- Show me how you can measure across the width of your workspace using several ladybugs. How could you measure the same distance using only one ladybug?
- What strategy did you use to know where to place the ladybug in the next space you needed to measure? (The purpose of this question is for you to understand which students understand that the feet must be placed end-to-end in order to have a more accurate measurement.)
- What was the difference between measuring the width and the length of your workspace?
- What other objects could you use to measure the width and length of your workspace?

**Teacher Reflection**

- Was the modeling on the overhead an effective strategy for helping students understand how to measure with multiple units? To measure with a single unit? What would improve this modeling experience?
- Which students demonstrated some understanding of the meaning of measurement? Which did not?
- What learning opportunities will you provide for students who need many more experiences? What enrichment activities will extend the knowledge and skill of those students who demonstrate a level of understanding appropriate for students of this age?
- How will I use the assessment data collected during this lesson to plan for instruction and report progress to students and parents?
- What adjustments will I make in this lesson the next time you teach it?

### Going Places: Measuring with Teacher’s Feet

### Going Places: Measuring with Our Foot

Students measure the same distances as in the previous lesson using an outline cutout of their own foot. This enables students to practice using nonstandard units and to compare the measurement totals using their feet and the teacher’s foot.### Helping Ladybug Hide with Arrows and Angles

### Handy Map

### Facing Up

### Learning Objectives

Students will:

- Recognize and use the attributes of length
- Measure using nonstandard units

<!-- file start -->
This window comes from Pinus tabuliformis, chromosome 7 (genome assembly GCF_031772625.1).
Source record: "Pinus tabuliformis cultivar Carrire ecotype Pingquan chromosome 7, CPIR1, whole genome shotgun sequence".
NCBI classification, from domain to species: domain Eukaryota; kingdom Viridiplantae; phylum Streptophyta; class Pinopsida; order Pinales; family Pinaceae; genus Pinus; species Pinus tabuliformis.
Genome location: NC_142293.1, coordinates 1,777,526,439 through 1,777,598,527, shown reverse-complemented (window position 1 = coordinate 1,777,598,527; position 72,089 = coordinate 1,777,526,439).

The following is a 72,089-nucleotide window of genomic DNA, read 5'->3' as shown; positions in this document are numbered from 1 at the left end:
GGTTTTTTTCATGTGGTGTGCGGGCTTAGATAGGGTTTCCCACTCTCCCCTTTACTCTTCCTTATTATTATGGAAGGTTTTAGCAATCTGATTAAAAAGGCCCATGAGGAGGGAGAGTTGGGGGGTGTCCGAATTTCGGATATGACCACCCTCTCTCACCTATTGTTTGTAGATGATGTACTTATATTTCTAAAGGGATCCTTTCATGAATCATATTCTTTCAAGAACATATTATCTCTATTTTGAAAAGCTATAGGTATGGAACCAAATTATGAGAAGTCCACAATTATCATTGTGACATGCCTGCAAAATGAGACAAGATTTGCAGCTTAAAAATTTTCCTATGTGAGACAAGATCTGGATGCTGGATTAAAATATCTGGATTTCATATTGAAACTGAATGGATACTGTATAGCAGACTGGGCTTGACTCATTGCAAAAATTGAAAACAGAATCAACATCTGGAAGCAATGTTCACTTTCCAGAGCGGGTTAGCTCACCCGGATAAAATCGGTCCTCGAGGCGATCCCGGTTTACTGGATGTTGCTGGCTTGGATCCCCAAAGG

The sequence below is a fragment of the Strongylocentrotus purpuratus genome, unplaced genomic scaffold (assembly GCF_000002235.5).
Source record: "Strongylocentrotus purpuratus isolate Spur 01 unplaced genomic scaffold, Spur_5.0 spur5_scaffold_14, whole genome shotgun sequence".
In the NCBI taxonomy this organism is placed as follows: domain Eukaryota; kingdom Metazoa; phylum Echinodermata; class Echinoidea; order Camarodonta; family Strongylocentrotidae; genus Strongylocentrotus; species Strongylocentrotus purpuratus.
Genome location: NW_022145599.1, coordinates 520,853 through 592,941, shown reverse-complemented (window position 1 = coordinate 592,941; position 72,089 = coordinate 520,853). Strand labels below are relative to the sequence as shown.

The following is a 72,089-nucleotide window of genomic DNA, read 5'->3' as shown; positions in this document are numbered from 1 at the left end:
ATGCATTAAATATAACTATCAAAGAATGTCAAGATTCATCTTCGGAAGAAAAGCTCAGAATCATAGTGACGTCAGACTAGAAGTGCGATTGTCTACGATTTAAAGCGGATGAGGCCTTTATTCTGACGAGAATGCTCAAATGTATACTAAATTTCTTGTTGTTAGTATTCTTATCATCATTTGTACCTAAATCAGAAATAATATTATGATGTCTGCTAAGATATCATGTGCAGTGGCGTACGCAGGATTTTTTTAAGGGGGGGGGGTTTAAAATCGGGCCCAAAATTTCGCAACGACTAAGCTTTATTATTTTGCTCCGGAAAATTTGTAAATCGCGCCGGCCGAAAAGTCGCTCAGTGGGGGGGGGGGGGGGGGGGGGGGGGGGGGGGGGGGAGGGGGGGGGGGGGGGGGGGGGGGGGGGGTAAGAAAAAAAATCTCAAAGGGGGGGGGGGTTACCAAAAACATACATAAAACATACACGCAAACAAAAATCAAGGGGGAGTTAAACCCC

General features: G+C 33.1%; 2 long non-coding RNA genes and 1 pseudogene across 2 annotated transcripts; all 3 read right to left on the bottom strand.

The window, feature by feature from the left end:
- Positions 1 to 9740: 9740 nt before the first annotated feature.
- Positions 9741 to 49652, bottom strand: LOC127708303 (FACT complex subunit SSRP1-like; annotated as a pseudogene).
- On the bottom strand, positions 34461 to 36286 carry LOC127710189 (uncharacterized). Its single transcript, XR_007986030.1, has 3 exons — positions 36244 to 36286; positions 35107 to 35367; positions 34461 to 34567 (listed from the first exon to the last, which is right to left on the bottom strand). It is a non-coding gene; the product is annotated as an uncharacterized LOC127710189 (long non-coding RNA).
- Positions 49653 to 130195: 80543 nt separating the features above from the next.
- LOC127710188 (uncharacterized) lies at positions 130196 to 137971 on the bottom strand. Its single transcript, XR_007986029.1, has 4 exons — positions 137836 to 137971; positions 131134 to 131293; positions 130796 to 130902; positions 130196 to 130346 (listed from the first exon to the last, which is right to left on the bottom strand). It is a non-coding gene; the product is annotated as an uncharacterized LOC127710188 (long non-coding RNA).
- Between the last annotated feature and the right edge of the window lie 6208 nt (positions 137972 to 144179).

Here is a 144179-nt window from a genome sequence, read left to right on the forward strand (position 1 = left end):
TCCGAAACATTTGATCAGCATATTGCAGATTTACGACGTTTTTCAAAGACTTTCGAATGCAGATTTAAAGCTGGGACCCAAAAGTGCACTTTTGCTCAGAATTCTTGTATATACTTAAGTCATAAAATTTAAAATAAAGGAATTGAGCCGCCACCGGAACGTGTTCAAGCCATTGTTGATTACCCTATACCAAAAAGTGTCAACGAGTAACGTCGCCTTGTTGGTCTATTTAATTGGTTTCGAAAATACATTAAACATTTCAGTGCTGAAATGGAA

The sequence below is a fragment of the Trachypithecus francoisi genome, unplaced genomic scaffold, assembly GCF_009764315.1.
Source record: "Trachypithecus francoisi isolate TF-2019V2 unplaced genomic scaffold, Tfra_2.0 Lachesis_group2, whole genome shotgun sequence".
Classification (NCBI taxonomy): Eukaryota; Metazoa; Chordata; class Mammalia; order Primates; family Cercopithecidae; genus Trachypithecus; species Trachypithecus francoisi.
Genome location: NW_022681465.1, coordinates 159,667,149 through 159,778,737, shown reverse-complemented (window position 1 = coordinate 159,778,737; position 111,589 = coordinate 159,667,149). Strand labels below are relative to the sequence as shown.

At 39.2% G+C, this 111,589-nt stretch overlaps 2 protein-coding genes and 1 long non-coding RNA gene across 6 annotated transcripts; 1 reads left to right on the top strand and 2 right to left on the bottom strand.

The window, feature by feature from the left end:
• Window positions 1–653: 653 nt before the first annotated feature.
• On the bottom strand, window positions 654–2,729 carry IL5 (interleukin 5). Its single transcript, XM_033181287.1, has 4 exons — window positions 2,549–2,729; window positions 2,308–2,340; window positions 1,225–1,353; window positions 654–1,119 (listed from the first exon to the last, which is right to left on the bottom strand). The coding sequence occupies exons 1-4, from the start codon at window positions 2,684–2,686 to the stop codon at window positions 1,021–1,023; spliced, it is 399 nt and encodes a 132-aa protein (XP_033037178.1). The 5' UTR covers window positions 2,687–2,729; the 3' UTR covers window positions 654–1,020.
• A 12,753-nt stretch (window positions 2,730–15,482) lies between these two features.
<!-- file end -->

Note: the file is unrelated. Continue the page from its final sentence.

- Repeat a single unit to measure something longer than the unit

### Common Core State Standards – Mathematics

-Kindergarten, Measurement & Data

- CCSS.Math.Content.K.MD.A.1

Describe measurable attributes of objects, such as length or weight. Describe several measurable attributes of a single object.

Grade 1, Measurement & Data

- CCSS.Math.Content.1.MD.A.2

Express the length of an object as a whole number of length units, by laying multiple copies of a shorter object (the length unit) end to end; understand that the length measurement of an object is the number of same-size length units that span it with no gaps or overlaps. Limit to contexts where the object being measured is spanned by a whole number of length units with no gaps or overlaps.

Grade 2, Measurement & Data

- CCSS.Math.Content.2.MD.A.1

Measure the length of an object by selecting and using appropriate tools such as rulers, yardsticks, meter sticks, and measuring tapes.

Grade 2, Measurement & Data

- CCSS.Math.Content.2.MD.D.9

Generate measurement data by measuring lengths of several objects to the nearest whole unit, or by making repeated measurements of the same object. Show the measurements by making a line plot, where the horizontal scale is marked off in whole-number units.